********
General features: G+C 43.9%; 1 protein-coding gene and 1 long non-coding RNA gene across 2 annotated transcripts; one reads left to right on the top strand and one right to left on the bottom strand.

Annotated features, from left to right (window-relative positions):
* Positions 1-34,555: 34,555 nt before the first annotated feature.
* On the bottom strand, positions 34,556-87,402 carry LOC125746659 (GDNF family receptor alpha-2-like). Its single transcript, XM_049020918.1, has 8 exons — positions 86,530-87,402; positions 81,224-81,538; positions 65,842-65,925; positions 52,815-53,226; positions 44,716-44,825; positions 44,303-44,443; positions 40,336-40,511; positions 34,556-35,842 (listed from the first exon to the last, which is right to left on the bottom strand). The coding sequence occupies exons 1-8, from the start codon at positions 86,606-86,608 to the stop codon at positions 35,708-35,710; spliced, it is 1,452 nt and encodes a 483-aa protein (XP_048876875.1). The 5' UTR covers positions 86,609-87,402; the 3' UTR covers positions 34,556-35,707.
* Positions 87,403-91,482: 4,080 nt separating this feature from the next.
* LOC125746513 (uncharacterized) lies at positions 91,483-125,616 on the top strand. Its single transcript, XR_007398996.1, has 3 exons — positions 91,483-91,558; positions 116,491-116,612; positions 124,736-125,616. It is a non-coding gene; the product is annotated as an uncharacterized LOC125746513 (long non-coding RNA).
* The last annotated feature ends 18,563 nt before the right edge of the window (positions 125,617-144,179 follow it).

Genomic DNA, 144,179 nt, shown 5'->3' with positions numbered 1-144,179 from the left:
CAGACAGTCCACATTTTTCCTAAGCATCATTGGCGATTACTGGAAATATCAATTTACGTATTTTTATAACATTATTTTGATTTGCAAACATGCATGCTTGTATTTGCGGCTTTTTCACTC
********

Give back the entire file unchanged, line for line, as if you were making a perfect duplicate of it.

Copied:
General features: G+C 43.9%; 1 protein-coding gene and 1 long non-coding RNA gene across 2 annotated transcripts; one reads left to right on the top strand and one right to left on the bottom strand.

Annotated features, from left to right (window-relative positions):
* Positions 1-34,555: 34,555 nt before the first annotated feature.
* On the bottom strand, positions 34,556-87,402 carry LOC125746659 (GDNF family receptor alpha-2-like). Its single transcript, XM_049020918.1, has 8 exons — positions 86,530-87,402; positions 81,224-81,538; positions 65,842-65,925; positions 52,815-53,226; positions 44,716-44,825; positions 44,303-44,443; positions 40,336-40,511; positions 34,556-35,842 (listed from the first exon to the last, which is right to left on the bottom strand). The coding sequence occupies exons 1-8, from the start codon at positions 86,606-86,608 to the stop codon at positions 35,708-35,710; spliced, it is 1,452 nt and encodes a 483-aa protein (XP_048876875.1). The 5' UTR covers positions 86,609-87,402; the 3' UTR covers positions 34,556-35,707.
* Positions 87,403-91,482: 4,080 nt separating this feature from the next.
* LOC125746513 (uncharacterized) lies at positions 91,483-125,616 on the top strand. Its single transcript, XR_007398996.1, has 3 exons — positions 91,483-91,558; positions 116,491-116,612; positions 124,736-125,616. It is a non-coding gene; the product is annotated as an uncharacterized LOC125746513 (long non-coding RNA).
* The last annotated feature ends 18,563 nt before the right edge of the window (positions 125,617-144,179 follow it).

Genomic DNA, 144,179 nt, shown 5'->3' with positions numbered 1-144,179 from the left:
CAGACAGTCCACATTTTTCCTAAGCATCATTGGCGATTACTGGAAATATCAATTTACGTATTTTTATAACATTATTTTGATTTGCAAACATGCATGCTTGTATTTGCGGCTTTTTCACTC